Jamie recalls working 100-hour weeks. He led the ministry of Reborn during the day and the renovation of the apartment at night. Within a few major punch list items of completion, Jamie found himself $20,000 short. A private investor committed the funds to complete the project.
For an entrepreneur like Jamie, success—God-ordained success—naturally breeds curiosity for the next step. Multiplication of a good thing encourages people.
A for-profit company was established and became a means to support Jamie and the church. More building restorations resulted when the first investor, and then others, saw the Reborn vision begin to materialize in restored housing. The next year, 10 apartment buildings were purchased and renovated, employing a full construction crew. The business grew to 25 properties, caring for and providing safe homes for 80 families as tenants.
“We give people a healthy place to live,” said Jamie. It also provides an environment where tenants are “loved on with the gospel and treated well. That has been a way to help our community. It also helped us financially stay alive, having the business in place.”
The vision God gave Jamie for Garfield Park includes church multiplication along with community transformation. Jamie and Reborn are on the brink of launching an urban church planting center, in a former firehouse located in the heart of the neighborhood. Another result of prayer and obedience.
The newly restored firehouse will allow Reborn to host BLVD urban church planting cohorts in the spring of 2017. Reborn will take on its first church planting residents in the fall.
“We are right in the middle of the City of Chicago. Trains, expressways, and airports provide easy access to our location and to those who want to be trained in urban ministry. We believe from here we can make the greatest impact. By impacting the community, we can impact other communities in our city and others in the nation that need urban ministries intentionally reaching the lost.
“Our ministry model is to have a church and a for-profit that work together to reach, equip and empower people to fully transform the lives of people. This isn’t just about social programs. Our programs are about leading people to Christ,” said Jamie. “It’s about building a relationship that leads to trust that gives us the chance to share our faith with people and see them saved. The good thing about evangelism connected to the body is that we have the discipleship mechanism, which is this church, built right into the process. We do not have to build bridges to a church, because we work as one entity.
“We wanted to empower people. We wanted to give people a hand up, not just a hand out. We believe the story of the Good Samaritan tells us what love looks like. Love is meeting a need. We believe the greatest need is for people to be empowered, not enabled.
Love covers a multitude of sins
“Love covers a multitude of sins,” said Jamie. “Where there are walls and barriers in people’s lives, whether it is racial sins committed against people, sins of the fathers, sins of mothers, sins of bosses or people in their past, love covers it all. Initially you do not have a voice to preach the gospel to people. When we love them, love covers the sin and allows us to have an opportunity to be a voice in their lives. Love really is a platform for the gospel. We believe our acts of love—showing people by meeting a specific need, like the Good Samaritan—gives us a platform to preach the gospel.”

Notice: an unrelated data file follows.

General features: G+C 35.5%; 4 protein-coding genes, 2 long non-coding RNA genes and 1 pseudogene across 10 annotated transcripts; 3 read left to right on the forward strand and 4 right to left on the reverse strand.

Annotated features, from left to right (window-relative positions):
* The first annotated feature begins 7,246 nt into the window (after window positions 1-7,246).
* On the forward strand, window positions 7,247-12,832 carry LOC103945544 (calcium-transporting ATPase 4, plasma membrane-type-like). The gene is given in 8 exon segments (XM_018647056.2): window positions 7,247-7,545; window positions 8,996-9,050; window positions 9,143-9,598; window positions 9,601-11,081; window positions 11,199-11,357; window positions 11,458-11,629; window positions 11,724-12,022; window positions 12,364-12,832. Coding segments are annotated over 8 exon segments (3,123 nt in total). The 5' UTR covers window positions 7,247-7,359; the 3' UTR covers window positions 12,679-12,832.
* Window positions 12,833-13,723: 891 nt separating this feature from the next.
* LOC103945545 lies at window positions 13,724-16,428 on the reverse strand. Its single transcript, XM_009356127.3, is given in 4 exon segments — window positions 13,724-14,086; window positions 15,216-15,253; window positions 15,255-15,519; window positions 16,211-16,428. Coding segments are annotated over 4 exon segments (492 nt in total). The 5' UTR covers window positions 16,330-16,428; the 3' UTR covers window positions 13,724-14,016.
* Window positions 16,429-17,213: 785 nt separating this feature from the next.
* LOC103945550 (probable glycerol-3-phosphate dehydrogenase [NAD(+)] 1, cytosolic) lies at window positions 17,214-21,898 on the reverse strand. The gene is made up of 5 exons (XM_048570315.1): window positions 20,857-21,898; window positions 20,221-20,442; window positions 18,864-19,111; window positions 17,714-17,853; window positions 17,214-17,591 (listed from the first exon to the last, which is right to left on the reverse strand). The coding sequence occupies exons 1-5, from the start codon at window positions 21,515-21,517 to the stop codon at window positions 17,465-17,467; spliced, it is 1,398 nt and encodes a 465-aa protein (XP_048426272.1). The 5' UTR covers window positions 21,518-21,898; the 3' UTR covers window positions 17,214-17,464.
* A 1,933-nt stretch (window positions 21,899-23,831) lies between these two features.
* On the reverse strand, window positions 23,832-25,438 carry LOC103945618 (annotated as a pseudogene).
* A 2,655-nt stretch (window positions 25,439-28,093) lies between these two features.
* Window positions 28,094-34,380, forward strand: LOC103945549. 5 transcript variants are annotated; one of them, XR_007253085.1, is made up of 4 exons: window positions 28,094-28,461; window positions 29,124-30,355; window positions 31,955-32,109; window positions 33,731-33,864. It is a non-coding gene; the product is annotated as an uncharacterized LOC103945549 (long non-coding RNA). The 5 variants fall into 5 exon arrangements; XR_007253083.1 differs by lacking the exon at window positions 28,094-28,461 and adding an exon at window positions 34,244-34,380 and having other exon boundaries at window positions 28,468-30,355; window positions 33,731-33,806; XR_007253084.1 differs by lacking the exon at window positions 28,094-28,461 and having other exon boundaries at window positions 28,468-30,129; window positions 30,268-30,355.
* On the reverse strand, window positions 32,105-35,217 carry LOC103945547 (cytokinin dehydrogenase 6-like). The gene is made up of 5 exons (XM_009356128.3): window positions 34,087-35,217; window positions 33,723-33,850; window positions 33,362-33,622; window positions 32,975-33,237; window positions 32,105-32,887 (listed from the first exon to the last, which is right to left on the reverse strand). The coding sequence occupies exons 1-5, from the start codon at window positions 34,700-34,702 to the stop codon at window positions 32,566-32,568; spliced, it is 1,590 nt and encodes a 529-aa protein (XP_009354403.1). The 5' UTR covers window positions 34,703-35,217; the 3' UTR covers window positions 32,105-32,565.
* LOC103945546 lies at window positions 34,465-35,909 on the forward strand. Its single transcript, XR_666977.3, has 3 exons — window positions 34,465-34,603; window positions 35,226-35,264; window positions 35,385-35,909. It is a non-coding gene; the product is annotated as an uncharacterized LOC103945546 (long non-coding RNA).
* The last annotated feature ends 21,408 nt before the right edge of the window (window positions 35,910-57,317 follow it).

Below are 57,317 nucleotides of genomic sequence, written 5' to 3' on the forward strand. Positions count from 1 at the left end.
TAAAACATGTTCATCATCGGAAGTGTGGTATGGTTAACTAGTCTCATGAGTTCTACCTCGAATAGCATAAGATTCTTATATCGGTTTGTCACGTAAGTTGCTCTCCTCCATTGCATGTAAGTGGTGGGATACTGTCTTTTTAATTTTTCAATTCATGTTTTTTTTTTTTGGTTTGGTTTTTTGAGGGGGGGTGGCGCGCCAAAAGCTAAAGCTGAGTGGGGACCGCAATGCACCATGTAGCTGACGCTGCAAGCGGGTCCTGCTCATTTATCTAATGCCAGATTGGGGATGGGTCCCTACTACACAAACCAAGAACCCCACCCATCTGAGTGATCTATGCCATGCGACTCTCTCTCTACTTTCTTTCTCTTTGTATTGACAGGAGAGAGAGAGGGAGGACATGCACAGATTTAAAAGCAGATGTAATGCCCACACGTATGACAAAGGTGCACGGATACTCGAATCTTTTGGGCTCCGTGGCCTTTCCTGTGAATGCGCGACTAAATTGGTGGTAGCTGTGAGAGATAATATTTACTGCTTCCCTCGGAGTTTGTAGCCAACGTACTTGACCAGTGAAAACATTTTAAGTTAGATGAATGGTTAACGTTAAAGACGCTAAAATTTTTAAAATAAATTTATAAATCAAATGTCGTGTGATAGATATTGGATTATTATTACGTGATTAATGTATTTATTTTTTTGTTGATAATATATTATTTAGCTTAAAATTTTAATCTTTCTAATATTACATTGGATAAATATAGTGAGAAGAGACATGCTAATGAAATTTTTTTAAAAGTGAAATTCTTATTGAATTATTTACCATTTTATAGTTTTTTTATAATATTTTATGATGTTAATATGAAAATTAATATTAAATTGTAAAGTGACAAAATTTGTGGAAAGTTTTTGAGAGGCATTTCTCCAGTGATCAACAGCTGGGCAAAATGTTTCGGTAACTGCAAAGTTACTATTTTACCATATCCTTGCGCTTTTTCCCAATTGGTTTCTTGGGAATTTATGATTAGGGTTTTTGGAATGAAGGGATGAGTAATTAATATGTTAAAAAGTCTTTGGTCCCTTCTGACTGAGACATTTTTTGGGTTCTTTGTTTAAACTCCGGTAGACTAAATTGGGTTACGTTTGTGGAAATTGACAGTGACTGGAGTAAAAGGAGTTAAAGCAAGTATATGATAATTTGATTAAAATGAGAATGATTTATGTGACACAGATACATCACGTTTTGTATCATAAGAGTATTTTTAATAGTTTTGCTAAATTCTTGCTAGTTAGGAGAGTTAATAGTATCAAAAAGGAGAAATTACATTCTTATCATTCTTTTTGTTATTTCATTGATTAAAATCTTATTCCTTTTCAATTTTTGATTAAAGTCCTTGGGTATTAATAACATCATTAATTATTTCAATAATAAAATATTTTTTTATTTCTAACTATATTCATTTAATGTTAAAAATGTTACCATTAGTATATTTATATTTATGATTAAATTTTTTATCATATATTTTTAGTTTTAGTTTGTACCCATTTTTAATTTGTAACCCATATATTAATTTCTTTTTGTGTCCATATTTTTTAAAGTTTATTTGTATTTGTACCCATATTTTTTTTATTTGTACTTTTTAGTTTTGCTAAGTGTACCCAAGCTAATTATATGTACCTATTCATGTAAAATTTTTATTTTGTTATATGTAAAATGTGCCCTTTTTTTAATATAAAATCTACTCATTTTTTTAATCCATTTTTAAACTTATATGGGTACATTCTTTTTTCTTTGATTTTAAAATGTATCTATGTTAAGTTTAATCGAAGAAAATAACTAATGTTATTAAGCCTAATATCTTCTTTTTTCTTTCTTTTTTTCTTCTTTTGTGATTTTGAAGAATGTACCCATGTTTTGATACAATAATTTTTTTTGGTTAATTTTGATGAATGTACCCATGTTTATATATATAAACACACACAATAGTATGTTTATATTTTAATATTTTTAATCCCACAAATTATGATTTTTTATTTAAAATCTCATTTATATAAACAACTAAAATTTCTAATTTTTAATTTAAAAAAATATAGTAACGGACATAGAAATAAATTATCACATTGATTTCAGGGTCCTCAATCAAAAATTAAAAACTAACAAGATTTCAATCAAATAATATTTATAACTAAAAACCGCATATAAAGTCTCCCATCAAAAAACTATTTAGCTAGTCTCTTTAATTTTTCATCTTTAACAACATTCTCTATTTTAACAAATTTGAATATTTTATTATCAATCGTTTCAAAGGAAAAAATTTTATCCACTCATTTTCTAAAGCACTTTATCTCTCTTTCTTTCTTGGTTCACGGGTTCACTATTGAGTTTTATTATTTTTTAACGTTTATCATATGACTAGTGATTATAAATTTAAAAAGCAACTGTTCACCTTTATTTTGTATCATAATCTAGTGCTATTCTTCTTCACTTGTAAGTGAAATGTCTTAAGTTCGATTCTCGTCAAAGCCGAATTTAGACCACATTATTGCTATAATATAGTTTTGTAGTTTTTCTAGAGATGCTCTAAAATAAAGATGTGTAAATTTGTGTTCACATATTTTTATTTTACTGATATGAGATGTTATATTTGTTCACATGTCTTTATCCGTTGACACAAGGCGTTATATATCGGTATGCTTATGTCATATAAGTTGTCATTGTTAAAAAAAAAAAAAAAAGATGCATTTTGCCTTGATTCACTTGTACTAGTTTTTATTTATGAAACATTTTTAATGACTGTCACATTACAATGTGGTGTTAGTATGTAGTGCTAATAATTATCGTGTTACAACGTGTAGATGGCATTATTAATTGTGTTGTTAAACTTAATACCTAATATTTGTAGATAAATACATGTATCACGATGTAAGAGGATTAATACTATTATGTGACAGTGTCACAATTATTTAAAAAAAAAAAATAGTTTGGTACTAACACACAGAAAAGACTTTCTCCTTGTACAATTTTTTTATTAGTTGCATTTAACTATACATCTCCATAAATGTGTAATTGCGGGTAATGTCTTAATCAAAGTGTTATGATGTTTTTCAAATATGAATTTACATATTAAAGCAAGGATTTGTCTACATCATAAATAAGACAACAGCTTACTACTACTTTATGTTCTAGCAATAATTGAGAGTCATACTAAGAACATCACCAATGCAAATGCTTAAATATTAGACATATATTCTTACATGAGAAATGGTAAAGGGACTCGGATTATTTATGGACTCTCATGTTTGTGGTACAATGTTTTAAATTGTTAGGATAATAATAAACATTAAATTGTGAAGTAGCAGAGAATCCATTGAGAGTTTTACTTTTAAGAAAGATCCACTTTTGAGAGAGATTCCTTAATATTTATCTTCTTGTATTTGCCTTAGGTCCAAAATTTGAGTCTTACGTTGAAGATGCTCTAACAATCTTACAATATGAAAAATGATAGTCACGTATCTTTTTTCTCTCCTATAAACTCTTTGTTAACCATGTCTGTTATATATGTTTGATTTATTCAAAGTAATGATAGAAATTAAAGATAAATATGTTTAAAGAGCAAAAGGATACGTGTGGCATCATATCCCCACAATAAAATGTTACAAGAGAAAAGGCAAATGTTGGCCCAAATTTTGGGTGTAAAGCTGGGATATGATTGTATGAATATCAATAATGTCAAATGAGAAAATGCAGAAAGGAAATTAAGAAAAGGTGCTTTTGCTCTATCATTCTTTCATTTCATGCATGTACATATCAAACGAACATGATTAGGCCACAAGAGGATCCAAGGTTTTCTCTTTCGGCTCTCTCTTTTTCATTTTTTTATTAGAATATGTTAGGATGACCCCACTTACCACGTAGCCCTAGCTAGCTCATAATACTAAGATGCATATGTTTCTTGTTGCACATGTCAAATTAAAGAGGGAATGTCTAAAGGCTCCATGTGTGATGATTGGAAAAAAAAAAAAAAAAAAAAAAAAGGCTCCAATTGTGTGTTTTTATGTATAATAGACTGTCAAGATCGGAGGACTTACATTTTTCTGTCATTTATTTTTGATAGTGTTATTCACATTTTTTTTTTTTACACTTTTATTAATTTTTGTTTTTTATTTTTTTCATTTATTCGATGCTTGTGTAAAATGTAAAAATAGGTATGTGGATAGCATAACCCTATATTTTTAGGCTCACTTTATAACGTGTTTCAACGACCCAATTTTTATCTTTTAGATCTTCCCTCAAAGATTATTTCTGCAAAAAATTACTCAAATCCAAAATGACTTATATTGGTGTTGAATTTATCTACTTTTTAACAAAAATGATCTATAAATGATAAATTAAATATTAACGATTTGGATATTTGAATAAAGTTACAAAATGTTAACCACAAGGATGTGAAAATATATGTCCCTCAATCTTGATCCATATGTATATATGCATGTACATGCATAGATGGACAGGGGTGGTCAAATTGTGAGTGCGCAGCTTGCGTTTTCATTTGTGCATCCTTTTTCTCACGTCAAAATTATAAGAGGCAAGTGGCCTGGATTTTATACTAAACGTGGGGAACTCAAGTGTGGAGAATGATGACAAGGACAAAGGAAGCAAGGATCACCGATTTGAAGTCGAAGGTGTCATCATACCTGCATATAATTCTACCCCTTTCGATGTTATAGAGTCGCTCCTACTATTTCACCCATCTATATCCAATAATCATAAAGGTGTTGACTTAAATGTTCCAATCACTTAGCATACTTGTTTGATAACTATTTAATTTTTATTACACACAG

The “formula” brought Roy Brown, and hundreds of others, to encounter the gospel through Jamie and Reborn.
“Roy’s life has been transformed,” said Jamie. “He is raising his children under the Lord. What he used to do to try to destroy lives, now he is trying to build lives. He is working with me with the men’s ministry as the co-director. We are looking to him to take the whole thing over. He’s a guy who has all this leadership potential, he just needed the foundation to be right, and a relationship with Christ.
“Now instead of ruining lives he is building lives with the gospel. Last year Roy got engaged to the mother of his children. Now we’re moving down that path with him, too.”
As you would expect, Jamie has other ideas for ministry. He is rarely still, in either physical movement or thought. Wouldn’t it be a great business opportunity to provide an economic engine through business that supports a bi-vocational church planter?
“We believe we have a model here that could be reproducible,” said Jamie. “I don’t think you can exactly reproduce something. You can’t pigeon-hole people into one idea, but for inner-city areas, especially broken, inner-city areas, I think what we are doing is a great way to do urban ministry.
“We are excited about what the Lord is doing here. He seems to be burdening people with the desire to come to cities. We believe we can help them do it well. We aren’t trying to build our own thing. We want to work with the North American Mission Board and others to make it happen. If we collaborate together, together we can do it.”
Roy Brown’s neighborhood on the Westside of Chicago has a bad reputation. And Roy used to have something to do with that. On the streets in Garfield Park, Roy learned how to be a burglar, gang-banger and a drug dealer. But now, he studies His Bible almost every day with Jamie Thompson, Roy’s pastor and friend.